Many people would be ruined.  But huge buys would be seeb miles away in a sence.  Lots of people would cash out rather quickly with the hike.  Look what happend when it hit $250. The winners wher the ones who bounced some serious coin at that pinnacle price  I certainly bounced a fair amount.  Most didn't really give two shits.  They would hang on reguardless.  The losers however kept buying at that high rate without feeling it out.  The same thing would happen if the feds engulfed the market.

The major problem I do see.  If it was to hike up to ab insane price would these exchanges be able to pay out? Can you see btc cashing out a few million?  Not I
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May 26, 2013, 01:44:55 AM
 #68

It has been interesting to observe the development of our thread.

My comments so far are:

1. The current US government requires the US dollar. It is necessary for its survival in its current form. Hence, Bitcoin will be made illegal soon in the United States. (With Peter Vessenes organizing a lobby, he will fuck it up. Perhaps there is a reason he will fuck it up).
2. Hemp and certain Mushrooms are illegal in most of the United States. They have been here for millions of years, Bitcoin for about 4 years.
3. The current US government is controlled by a layer above.
4. Most people who in live in the geographical area of the United States are good people. They are not the US government.

Predictions for the future:

1. People will be put in "Crytpo-Camps" for reprogramming by the US government.
2. The idea of distributed crypto-currency is out of bottle, the next stage of economic organization will take place. It will be a difficult transition.

Comment on the dork (troll) SEC Agent:

Where was the SEC for Lehman, Enron, Bear Stearns, Fannie Mae and AIG scams? The SEC is an unnecessary appendage of the US government.

Comment on charters:

These charters are old, they refer to god. There is no god. If god shows up with a charter then we can take a look.
There could be a new charter for the rights of people in this digital age.

Comment on countries:

There should be no countries and no world government. Let's get back to the freedom of the Magna Carta days where you could travel where you wanted without papers. But let's get rid of the Lords too.

Comment on discoveries:

Bitcoin was a wonderful discovery by Satoshi. All the pieces were there and he put them together. Let this be encouragement that there are other great discoveries that can be uncovered to free people from the Lords.

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May 26, 2013, 01:55:05 AM
 #69


Again with the "living document" horseshit.

No. It. Is. Not.

It's at best a contract, and a contract CANNOT be unilaterally altered. It has within it provisions for making a change. Those provisions DELIBERATELY make it very difficult to change.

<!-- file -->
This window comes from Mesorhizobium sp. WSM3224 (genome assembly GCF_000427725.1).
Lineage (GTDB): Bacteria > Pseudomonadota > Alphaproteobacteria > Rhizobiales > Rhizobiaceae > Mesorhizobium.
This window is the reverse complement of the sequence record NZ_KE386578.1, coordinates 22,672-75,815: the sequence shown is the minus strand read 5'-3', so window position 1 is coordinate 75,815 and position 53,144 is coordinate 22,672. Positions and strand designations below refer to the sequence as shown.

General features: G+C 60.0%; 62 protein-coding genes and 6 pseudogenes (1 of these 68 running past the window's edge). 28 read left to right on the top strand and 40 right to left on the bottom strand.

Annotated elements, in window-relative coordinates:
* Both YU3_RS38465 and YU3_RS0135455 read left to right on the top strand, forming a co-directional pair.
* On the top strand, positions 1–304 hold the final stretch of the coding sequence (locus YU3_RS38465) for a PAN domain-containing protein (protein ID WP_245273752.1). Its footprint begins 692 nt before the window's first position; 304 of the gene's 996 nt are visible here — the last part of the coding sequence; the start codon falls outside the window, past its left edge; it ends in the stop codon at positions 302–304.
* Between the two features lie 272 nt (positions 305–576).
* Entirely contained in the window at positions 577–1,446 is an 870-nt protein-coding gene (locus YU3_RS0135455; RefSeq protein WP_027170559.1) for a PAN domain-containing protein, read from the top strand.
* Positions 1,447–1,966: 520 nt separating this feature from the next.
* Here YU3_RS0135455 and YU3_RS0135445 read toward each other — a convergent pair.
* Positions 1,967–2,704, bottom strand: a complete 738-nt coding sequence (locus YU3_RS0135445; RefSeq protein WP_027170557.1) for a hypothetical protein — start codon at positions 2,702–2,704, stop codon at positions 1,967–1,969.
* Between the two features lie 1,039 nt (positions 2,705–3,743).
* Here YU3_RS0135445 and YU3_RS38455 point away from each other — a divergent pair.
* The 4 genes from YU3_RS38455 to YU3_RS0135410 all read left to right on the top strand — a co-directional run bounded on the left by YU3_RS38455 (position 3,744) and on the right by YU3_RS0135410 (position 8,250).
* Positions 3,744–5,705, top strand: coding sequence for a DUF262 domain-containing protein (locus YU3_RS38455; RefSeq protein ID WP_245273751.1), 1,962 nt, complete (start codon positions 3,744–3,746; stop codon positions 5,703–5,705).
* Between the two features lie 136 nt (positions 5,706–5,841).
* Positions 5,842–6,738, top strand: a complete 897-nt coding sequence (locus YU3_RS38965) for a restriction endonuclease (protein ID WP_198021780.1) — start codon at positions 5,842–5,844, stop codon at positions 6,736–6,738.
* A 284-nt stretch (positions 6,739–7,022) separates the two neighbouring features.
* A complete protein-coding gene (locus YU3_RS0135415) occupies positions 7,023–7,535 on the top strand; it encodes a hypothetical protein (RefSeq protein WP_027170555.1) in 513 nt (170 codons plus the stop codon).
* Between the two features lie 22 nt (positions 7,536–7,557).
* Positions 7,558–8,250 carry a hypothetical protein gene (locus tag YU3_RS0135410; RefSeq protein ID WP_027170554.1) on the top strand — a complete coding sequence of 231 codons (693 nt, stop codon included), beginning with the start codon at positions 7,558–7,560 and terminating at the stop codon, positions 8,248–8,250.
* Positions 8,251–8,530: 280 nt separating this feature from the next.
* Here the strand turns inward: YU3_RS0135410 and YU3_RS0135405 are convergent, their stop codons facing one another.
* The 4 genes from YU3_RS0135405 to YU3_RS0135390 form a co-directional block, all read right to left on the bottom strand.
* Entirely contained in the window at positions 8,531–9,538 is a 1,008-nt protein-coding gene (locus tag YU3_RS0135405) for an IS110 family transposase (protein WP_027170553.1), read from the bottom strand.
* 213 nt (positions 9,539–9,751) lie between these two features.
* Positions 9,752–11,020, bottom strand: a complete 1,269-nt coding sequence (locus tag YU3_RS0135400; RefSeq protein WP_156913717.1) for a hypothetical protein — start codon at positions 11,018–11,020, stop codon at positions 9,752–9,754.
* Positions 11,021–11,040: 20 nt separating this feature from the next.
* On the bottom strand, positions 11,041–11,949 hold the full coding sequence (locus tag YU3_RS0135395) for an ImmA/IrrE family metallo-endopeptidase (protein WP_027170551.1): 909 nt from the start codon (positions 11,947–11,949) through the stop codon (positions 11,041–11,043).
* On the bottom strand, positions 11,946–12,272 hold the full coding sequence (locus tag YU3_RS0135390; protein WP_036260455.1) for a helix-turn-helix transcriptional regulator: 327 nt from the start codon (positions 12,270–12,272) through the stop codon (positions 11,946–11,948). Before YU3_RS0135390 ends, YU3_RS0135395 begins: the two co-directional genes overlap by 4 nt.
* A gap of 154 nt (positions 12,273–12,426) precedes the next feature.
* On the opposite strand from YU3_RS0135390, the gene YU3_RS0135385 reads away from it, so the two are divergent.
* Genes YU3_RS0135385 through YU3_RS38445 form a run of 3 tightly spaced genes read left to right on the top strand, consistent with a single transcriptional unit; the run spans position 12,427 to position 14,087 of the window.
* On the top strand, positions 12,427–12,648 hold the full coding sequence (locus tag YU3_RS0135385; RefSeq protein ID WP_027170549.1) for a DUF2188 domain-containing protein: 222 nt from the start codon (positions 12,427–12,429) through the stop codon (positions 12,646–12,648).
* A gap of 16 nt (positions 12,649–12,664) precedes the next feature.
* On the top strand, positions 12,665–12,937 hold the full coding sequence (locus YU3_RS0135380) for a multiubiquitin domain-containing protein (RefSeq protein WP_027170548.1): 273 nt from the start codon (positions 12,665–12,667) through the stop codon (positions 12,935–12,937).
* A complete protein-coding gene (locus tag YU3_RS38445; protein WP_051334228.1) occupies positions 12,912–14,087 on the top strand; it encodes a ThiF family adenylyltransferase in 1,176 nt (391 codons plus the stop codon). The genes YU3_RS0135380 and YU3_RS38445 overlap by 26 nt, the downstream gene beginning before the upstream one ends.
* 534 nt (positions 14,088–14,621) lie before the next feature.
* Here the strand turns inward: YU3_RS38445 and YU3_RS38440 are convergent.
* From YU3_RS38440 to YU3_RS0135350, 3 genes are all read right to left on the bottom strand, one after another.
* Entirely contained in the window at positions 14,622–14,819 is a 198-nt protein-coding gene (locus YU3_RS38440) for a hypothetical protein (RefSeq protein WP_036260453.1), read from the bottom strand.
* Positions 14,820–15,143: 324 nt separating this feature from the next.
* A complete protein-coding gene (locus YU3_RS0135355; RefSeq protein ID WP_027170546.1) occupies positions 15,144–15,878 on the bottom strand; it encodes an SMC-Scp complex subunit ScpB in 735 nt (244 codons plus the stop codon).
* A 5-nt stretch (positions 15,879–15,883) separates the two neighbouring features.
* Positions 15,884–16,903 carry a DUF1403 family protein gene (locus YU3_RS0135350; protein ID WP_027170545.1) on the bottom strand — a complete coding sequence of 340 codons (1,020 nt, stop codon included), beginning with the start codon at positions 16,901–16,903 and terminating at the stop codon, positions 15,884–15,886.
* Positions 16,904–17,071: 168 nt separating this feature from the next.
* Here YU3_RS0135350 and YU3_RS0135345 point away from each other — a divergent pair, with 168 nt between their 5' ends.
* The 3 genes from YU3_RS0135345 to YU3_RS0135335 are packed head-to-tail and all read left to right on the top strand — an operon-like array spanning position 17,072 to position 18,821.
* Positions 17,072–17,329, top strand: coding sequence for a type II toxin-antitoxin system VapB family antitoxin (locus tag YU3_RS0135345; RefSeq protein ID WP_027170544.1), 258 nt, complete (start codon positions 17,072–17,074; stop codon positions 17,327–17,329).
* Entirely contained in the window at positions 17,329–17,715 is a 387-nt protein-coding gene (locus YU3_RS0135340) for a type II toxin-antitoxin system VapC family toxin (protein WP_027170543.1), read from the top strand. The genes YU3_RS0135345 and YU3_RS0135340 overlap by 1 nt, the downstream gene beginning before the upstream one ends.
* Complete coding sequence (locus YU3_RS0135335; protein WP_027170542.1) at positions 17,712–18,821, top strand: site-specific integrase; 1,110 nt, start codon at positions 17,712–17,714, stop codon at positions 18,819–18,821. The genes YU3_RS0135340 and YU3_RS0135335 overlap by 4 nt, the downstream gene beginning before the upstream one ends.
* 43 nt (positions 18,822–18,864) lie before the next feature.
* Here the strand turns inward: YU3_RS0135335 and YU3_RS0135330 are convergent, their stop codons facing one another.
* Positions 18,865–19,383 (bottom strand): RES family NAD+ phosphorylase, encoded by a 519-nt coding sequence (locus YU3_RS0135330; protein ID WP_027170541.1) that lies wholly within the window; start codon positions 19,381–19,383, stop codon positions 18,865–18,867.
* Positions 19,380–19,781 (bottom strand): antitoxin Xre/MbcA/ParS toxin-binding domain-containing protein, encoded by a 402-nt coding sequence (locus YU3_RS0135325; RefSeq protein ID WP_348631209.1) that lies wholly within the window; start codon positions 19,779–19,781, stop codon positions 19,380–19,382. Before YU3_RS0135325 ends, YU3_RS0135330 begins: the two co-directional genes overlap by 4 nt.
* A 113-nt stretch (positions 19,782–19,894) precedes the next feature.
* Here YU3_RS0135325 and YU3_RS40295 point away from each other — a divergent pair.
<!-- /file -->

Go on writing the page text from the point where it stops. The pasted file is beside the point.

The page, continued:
The constitution is difficult to change, but it can change (there have been 27 amendments), and those changes are a reflection of our societies views at that point in history.  

How exactly is that not a living document?
that is an AMENDED document. Under the living document argument, it means whatever the PTB say it means (read Oliver Wendell Holmes, I believe he coined the term).

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May 26, 2013, 02:11:44 AM
 #70

I simply lose the investment i totally can sleep at night without. srry. my bad

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May 26, 2013, 03:00:01 PM
 #71

If the government really wanted to get rid of Bitcoin they could take down the internet, although that is unlikely because too many businesses in this day and age rely on the internet. I think another dangerous outcome could be the investment in mining equipment. Who are the best miners? The richest people. Who is the richest entity? The government.
They could litteraly invest millions in building ASICs just to take over the network.
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May 26, 2013, 04:03:01 PM
 #72


Do you actually have any evidence there are such mysterious objects in this universe as citizens?

Do me a favour and tell what a citizen is factually.

A citizen is an undead cartoon of a human, an enslaved payer of protection money to the state/church mafia, farmed in monogamous pairing families.
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May 26, 2013, 06:37:24 PM
 #73


Do you actually have any evidence there are such mysterious objects in this universe as citizens?

Do me a favour and tell what a citizen is factually.

A citizen is an undead cartoon of a human, an enslaved payer of protection money to the state/church mafia, farmed in monogamous pairing families.

This is an opinion. I asked for facts. I wanted him to tell me what a citizen is factually.

BTW, I find your opinion on what a citizen is 99% in concordance with mine  Grin
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May 26, 2013, 06:43:55 PM
 #74

Hi Bitcoiners,